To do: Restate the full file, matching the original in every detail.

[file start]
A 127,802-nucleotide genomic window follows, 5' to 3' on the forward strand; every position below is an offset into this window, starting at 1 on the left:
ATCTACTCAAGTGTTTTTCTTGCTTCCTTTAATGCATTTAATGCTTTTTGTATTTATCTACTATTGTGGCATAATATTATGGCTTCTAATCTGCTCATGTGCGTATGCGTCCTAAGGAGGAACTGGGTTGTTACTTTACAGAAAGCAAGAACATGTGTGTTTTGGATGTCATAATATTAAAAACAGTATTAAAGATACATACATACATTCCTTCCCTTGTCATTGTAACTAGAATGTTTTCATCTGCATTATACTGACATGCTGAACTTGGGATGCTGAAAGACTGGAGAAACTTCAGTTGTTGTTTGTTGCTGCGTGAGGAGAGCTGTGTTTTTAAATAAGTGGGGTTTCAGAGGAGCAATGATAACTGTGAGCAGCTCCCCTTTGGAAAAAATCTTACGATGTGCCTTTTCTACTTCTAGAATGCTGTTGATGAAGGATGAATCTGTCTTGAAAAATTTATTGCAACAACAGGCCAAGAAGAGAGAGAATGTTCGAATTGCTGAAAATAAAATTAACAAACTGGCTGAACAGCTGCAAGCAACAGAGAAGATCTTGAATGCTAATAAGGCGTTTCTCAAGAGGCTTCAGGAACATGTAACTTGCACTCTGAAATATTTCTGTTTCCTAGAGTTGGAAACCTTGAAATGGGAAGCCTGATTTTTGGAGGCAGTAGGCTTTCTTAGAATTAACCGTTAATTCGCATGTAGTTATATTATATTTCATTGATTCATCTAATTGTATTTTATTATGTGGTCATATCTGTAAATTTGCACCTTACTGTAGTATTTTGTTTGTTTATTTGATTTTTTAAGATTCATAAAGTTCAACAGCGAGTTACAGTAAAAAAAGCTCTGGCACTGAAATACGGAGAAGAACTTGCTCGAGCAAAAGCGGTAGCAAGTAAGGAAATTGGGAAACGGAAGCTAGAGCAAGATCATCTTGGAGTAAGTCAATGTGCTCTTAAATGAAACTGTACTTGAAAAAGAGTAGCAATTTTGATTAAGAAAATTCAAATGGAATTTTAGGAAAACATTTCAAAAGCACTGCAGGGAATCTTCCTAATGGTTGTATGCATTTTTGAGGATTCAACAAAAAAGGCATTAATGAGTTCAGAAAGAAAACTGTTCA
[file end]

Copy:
A 127,802-nucleotide genomic window follows, 5' to 3' on the forward strand; every position below is an offset into this window, starting at 1 on the left:
ATCTACTCAAGTGTTTTTCTTGCTTCCTTTAATGCATTTAATGCTTTTTGTATTTATCTACTATTGTGGCATAATATTATGGCTTCTAATCTGCTCATGTGCGTATGCGTCCTAAGGAGGAACTGGGTTGTTACTTTACAGAAAGCAAGAACATGTGTGTTTTGGATGTCATAATATTAAAAACAGTATTAAAGATACATACATACATTCCTTCCCTTGTCATTGTAACTAGAATGTTTTCATCTGCATTATACTGACATGCTGAACTTGGGATGCTGAAAGACTGGAGAAACTTCAGTTGTTGTTTGTTGCTGCGTGAGGAGAGCTGTGTTTTTAAATAAGTGGGGTTTCAGAGGAGCAATGATAACTGTGAGCAGCTCCCCTTTGGAAAAAATCTTACGATGTGCCTTTTCTACTTCTAGAATGCTGTTGATGAAGGATGAATCTGTCTTGAAAAATTTATTGCAACAACAGGCCAAGAAGAGAGAGAATGTTCGAATTGCTGAAAATAAAATTAACAAACTGGCTGAACAGCTGCAAGCAACAGAGAAGATCTTGAATGCTAATAAGGCGTTTCTCAAGAGGCTTCAGGAACATGTAACTTGCACTCTGAAATATTTCTGTTTCCTAGAGTTGGAAACCTTGAAATGGGAAGCCTGATTTTTGGAGGCAGTAGGCTTTCTTAGAATTAACCGTTAATTCGCATGTAGTTATATTATATTTCATTGATTCATCTAATTGTATTTTATTATGTGGTCATATCTGTAAATTTGCACCTTACTGTAGTATTTTGTTTGTTTATTTGATTTTTTAAGATTCATAAAGTTCAACAGCGAGTTACAGTAAAAAAAGCTCTGGCACTGAAATACGGAGAAGAACTTGCTCGAGCAAAAGCGGTAGCAAGTAAGGAAATTGGGAAACGGAAGCTAGAGCAAGATCATCTTGGAGTAAGTCAATGTGCTCTTAAATGAAACTGTACTTGAAAAAGAGTAGCAATTTTGATTAAGAAAATTCAAATGGAATTTTAGGAAAACATTTCAAAAGCACTGCAGGGAATCTTCCTAATGGTTGTATGCATTTTTGAGGATTCAACAAAAAAGGCATTAATGAGTTCAGAAAGAAAACTGTTCA